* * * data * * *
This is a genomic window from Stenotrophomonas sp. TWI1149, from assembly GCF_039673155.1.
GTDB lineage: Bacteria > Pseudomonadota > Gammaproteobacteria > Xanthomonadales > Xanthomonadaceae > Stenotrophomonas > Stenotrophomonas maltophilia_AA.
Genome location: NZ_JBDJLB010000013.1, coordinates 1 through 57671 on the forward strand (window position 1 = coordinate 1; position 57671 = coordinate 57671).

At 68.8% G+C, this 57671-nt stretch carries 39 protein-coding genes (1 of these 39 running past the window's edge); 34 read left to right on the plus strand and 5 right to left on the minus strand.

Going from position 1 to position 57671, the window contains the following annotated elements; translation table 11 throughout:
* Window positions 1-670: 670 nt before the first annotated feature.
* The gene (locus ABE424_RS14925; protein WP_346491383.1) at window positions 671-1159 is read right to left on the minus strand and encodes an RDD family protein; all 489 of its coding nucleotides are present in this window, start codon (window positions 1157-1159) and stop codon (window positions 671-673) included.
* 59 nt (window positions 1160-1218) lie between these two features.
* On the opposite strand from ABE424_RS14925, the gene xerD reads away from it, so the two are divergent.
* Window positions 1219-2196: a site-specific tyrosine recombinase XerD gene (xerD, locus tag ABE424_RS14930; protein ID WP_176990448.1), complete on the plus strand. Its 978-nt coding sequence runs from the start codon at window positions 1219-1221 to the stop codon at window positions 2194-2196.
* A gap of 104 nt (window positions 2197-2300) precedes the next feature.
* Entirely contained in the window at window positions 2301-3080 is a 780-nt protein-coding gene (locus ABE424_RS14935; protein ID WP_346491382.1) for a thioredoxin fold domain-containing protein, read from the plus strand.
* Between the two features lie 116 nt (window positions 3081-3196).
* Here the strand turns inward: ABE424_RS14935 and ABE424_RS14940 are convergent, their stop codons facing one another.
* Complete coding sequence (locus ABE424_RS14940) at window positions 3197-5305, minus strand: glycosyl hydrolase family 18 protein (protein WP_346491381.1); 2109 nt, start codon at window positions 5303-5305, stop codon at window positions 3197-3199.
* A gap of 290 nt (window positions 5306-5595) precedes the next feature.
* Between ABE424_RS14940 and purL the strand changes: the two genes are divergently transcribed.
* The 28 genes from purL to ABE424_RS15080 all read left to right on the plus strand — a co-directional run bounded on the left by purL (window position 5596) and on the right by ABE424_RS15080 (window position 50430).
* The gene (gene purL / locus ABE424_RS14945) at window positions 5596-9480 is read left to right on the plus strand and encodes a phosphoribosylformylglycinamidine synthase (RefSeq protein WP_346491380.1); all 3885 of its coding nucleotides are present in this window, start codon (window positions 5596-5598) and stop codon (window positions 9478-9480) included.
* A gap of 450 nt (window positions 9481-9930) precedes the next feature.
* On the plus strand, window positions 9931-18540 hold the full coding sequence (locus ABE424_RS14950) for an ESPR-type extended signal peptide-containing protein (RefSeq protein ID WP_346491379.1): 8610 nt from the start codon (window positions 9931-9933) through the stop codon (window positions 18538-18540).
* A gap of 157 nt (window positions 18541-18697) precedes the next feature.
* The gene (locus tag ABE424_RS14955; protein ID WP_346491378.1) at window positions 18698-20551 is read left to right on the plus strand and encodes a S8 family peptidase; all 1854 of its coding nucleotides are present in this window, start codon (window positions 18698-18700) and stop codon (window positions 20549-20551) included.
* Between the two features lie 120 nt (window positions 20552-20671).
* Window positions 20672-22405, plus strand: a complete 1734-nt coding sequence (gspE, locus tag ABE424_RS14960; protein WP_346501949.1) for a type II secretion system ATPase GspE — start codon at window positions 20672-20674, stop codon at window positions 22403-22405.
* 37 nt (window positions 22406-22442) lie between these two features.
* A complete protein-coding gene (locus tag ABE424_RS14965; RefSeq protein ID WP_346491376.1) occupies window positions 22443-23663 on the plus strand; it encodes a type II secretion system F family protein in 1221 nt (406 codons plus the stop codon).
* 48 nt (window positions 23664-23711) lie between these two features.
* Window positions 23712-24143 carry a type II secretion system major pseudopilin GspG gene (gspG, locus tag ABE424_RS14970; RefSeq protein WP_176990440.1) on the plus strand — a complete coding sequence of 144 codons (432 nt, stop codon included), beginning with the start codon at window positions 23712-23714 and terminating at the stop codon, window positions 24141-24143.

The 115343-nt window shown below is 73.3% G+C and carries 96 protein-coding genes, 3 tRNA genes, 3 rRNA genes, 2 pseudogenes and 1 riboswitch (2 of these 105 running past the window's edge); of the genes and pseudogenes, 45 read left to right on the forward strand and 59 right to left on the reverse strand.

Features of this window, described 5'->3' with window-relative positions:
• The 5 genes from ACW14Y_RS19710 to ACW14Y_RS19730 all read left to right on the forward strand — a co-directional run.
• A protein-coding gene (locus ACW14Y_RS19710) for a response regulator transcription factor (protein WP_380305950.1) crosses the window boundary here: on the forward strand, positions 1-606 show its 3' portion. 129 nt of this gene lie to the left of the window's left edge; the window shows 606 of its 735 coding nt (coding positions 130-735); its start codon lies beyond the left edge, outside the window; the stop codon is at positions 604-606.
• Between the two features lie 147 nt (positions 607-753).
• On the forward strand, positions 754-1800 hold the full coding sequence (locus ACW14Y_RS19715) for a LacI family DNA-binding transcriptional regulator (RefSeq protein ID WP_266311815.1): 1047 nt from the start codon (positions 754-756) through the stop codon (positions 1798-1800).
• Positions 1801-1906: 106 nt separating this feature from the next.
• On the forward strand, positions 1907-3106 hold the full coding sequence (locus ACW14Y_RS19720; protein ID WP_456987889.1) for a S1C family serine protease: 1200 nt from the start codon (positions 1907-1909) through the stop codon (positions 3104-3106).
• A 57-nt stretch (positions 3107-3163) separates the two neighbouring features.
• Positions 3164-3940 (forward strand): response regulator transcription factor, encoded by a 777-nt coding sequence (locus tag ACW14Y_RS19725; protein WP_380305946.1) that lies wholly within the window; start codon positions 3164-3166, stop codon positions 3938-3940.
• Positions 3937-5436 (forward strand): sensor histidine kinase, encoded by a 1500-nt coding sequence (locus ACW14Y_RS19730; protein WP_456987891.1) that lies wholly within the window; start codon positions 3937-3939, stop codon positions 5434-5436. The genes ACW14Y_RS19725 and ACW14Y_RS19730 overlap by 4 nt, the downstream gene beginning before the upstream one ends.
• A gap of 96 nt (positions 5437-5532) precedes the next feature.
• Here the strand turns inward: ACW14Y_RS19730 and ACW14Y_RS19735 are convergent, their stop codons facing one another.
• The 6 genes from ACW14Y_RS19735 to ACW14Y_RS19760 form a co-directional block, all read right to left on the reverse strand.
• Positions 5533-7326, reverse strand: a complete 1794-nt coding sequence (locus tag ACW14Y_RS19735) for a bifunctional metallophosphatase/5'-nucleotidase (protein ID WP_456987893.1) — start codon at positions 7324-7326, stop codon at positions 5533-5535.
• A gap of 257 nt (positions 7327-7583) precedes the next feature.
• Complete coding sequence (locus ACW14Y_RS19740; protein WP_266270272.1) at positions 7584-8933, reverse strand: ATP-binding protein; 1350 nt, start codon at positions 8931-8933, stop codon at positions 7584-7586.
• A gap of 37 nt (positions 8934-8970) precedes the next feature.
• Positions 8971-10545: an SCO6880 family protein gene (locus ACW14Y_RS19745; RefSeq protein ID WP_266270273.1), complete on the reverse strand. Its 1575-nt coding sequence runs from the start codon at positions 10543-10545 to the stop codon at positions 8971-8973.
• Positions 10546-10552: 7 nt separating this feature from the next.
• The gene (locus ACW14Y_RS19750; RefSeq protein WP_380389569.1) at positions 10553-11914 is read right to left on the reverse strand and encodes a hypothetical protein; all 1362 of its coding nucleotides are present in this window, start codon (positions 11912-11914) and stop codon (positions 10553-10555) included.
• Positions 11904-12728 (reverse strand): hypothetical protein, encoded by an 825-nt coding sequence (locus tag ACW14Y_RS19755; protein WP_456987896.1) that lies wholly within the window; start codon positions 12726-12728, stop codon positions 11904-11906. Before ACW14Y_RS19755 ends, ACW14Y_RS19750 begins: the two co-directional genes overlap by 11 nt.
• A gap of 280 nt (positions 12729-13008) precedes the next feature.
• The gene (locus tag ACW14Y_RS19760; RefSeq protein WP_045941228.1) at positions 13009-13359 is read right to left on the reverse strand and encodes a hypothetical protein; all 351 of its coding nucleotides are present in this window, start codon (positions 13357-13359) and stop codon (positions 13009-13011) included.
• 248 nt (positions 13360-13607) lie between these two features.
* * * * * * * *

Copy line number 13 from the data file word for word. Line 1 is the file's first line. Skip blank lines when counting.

* Between the two features lie 116 nt (window positions 3081-3196).